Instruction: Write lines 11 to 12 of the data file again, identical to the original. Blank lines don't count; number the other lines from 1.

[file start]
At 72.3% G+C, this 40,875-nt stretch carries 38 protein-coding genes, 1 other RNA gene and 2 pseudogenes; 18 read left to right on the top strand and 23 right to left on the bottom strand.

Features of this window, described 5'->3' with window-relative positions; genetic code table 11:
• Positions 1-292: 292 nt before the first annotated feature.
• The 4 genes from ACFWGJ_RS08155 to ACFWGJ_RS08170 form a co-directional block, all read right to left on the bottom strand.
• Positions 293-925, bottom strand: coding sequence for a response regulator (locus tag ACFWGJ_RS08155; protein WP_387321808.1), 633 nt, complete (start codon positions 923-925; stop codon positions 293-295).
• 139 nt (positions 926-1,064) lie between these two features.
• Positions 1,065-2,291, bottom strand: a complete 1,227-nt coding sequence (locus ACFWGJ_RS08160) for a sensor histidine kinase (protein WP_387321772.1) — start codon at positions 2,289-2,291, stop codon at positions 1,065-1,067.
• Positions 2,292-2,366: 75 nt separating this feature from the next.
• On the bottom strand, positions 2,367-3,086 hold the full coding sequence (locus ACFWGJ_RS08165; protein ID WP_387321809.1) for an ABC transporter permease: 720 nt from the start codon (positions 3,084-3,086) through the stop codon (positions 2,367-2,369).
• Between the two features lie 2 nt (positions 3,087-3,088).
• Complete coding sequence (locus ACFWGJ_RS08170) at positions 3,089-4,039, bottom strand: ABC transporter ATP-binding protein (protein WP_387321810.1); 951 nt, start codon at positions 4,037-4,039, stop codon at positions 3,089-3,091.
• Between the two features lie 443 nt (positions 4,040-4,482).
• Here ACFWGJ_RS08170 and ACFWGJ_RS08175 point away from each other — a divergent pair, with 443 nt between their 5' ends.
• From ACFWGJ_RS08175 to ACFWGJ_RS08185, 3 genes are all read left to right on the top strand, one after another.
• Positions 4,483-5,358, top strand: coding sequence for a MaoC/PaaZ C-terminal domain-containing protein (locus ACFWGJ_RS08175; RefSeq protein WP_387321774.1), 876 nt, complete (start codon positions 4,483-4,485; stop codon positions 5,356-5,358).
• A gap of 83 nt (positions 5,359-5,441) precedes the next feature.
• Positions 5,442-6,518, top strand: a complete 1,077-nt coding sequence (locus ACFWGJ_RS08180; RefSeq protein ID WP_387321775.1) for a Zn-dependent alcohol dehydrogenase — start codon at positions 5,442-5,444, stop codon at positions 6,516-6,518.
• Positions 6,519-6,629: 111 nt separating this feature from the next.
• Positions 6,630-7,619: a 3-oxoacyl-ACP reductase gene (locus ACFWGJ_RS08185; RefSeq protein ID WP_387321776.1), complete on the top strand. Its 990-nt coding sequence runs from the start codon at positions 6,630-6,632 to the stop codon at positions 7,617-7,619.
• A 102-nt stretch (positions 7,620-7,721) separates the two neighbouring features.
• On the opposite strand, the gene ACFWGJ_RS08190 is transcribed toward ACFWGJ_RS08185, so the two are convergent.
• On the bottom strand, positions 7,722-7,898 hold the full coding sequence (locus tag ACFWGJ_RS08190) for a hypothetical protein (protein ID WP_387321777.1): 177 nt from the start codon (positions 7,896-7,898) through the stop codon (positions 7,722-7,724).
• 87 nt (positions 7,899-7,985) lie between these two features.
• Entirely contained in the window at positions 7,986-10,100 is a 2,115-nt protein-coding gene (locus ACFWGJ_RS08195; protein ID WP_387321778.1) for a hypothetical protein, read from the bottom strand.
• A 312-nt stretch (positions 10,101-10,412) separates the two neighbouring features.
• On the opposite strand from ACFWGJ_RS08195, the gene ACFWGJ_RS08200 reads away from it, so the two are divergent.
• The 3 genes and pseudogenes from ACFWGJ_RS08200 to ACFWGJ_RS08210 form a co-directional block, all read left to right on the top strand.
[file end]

• Complete coding sequence (locus ACFWGJ_RS08170) at positions 3,089-4,039, bottom strand: ABC transporter ATP-binding protein (protein WP_387321810.1); 951 nt, start codon at positions 4,037-4,039, stop codon at positions 3,089-3,091.
• Between the two features lie 443 nt (positions 4,040-4,482).